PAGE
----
Discussions about the role of auditors took center stage in the United States after a number of corporate scandals — the best documented of them being the Enron scandal, which sounded the death knell for its auditor, Arthur Andersen. Reacting to this scandal, the United States passed the Sarbanes Oxley Act, 2002 (“Sarbanes Act”).
This law established a separate body for the independent oversight of public company audits. This ended more than hundred years of self-regulation of the public company audit profession. The Sarbanes Act also prescribed that all audit committees (in listed companies) be independent of the management. This independent audit committee, rather than the management, would be directly responsible for the oversight of the external auditor. Additionally, audit firms were prohibited from providing certain non-audit services to the companies they audit.
All these provisions — ensuring that auditors are independent, free from all external influences, and solely responsible for doing their job efficiently — stem from the basic motive of increasing their accountability. Since its notification, the Sarbanes Act has been both critiqued and applauded.
In India, the Satyam scandal brought to the fore the inadequacies in the regulatory scrutiny of accounting. It is shocking that B. Ramalinga Raju could stand before the company’s board and admit that he had falsified accounts for “several years” to stave off a takeover, when a reputed accounting firm such as Price Waterhouse India (“PWC”) had been auditing their accounts for several years. While PWC claimed that they had received adequate evidence from Satyam and had carried out audits in accordance with applicable Indian auditing standards, the scandal begged the question whether it could have been averted if there had been stricter regulatory scrutiny of auditors. The following questions were also asked: Should a company be forced to rotate its auditors? Should there be a greater liability on auditors to deter such scandals? Let us now see whether the New Companies Act provides any answers.
Under the Companies Act, 1956 (“1956 Act”), an auditor was appointed at the annual general meeting, for a term of one year. Under Section 139 of the New Companies Act, an auditor will be appointed at the first annual general meeting and will hold office till the end of the sixth annual general meeting, though its appointment will be ratified at every AGM.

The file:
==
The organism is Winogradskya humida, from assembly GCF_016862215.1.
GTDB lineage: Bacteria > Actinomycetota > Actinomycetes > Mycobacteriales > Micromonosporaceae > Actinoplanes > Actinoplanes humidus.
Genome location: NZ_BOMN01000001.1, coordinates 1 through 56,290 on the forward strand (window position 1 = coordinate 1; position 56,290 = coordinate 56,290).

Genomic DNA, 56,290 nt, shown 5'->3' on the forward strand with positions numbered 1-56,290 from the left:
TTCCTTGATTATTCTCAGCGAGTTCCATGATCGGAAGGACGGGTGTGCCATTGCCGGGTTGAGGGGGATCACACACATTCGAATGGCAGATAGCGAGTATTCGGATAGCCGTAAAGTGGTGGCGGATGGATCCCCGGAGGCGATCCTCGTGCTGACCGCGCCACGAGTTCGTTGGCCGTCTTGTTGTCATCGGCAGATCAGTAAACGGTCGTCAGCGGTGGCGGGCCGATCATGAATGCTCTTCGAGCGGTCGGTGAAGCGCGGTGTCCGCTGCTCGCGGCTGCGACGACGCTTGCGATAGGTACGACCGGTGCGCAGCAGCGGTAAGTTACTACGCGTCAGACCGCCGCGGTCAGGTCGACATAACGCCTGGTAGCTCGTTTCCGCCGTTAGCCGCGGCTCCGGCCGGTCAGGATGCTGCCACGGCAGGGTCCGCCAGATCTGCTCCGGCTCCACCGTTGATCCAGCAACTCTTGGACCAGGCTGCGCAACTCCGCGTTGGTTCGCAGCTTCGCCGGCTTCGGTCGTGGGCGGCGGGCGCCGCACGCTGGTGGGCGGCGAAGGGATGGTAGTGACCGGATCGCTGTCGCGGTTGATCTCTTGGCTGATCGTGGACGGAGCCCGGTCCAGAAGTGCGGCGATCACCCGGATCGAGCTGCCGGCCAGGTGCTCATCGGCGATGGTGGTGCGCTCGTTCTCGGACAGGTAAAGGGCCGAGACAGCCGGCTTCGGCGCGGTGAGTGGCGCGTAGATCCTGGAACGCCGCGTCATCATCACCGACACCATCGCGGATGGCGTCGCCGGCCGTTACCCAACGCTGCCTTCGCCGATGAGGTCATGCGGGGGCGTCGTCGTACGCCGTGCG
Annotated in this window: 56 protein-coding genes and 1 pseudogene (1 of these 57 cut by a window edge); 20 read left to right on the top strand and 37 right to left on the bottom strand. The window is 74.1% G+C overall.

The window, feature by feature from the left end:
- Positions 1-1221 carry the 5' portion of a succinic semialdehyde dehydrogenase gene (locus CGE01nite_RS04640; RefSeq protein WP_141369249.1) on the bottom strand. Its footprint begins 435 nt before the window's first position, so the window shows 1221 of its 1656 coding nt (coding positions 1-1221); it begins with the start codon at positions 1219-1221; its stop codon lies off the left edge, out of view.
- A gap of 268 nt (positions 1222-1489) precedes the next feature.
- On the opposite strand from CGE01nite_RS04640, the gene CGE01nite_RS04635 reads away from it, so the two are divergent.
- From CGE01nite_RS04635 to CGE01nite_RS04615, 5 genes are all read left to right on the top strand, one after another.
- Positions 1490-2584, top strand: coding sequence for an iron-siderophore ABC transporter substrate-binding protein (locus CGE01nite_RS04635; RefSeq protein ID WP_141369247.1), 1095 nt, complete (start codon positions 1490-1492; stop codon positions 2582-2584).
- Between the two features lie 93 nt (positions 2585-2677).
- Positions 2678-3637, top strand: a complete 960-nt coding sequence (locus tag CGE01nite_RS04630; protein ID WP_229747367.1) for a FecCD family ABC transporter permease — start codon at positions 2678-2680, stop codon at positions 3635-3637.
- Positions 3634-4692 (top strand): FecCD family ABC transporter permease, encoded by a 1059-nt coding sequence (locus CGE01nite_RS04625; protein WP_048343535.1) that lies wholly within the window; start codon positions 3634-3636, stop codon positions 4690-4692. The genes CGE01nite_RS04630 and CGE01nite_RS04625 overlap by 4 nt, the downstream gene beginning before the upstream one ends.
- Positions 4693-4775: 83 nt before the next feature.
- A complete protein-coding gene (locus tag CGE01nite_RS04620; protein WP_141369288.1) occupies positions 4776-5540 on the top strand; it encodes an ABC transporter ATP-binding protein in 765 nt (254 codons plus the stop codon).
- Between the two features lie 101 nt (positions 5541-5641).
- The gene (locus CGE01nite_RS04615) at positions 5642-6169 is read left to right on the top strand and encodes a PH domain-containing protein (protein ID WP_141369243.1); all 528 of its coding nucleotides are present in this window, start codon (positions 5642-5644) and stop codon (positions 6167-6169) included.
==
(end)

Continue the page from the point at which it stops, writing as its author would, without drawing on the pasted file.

The New Companies Act (Section 139(2)) read with the draft rules provide for the mandatory rotation of auditors. Individual auditors will be compulsorily rotated every five years and the audit firm will be rotated every ten years in all companies except one-person companies and small companies. This step was inserted to ensure that auditors do not increase their familiarity and reduce their independence by continuing to audit a company for an unlimited period of time. One questions however, whether such stringent requirements are needed in private companies.
A more basic question is whether the rotation of auditors really results in independence? The Standing Committee on Finance reviewing the Companies Bill was sure that rotation does in fact lead to independence. On the other hand, some feel that companies do not have much choice in relation to auditors, and that such rotation may lead to cartelisation among large audit firms. Another argument is that the rotation policy discourages small and medium-size audit firms from investing in technology and training because of the uncertainty of securing another client of the same size operating in the same industry, given that there are only a few large players operating in a particular industry. Arguments from both the sides appear to have some strength.
A cooling period of five years is also prescribed (Proviso to Section 139(2)) before the reappointment of auditors who complete one term. The same company cannot reappoint such auditors or audit firms for the next five years after completion of one term.
Similar to the Sarbanes Act, the New Companies Act in Section 144 lists a few services that a company’s auditor cannot provide, directly or indirectly, to the company and its holding and subsidiary companies. The intent is to ensure that the auditor avoids any conflict of interest arising from the provision of other services such as accounting and book keeping, internal audit, management, and actuarial and, investment advisory services.
Tribunal’s power to remove auditors
While no separate regulatory body has been set up to regulate auditors, the National Company Law Tribunal (“Tribunal”) has (in addition to the company itself) the power to order the removal of auditors. The Tribunal under Section 140(5) can order a company to remove its auditor, if it believes the auditor has acted in a fraudulent manner, or abetted or colluded in any fraud.
The New Companies Act also enhances the accountability of auditors. It does so by placing on auditors, the onus of reporting fraud noticed by them, during the performance of their duties (Please see the draft rules).
(Deepa Mookerjee is part of the faculty on myLaw.net.)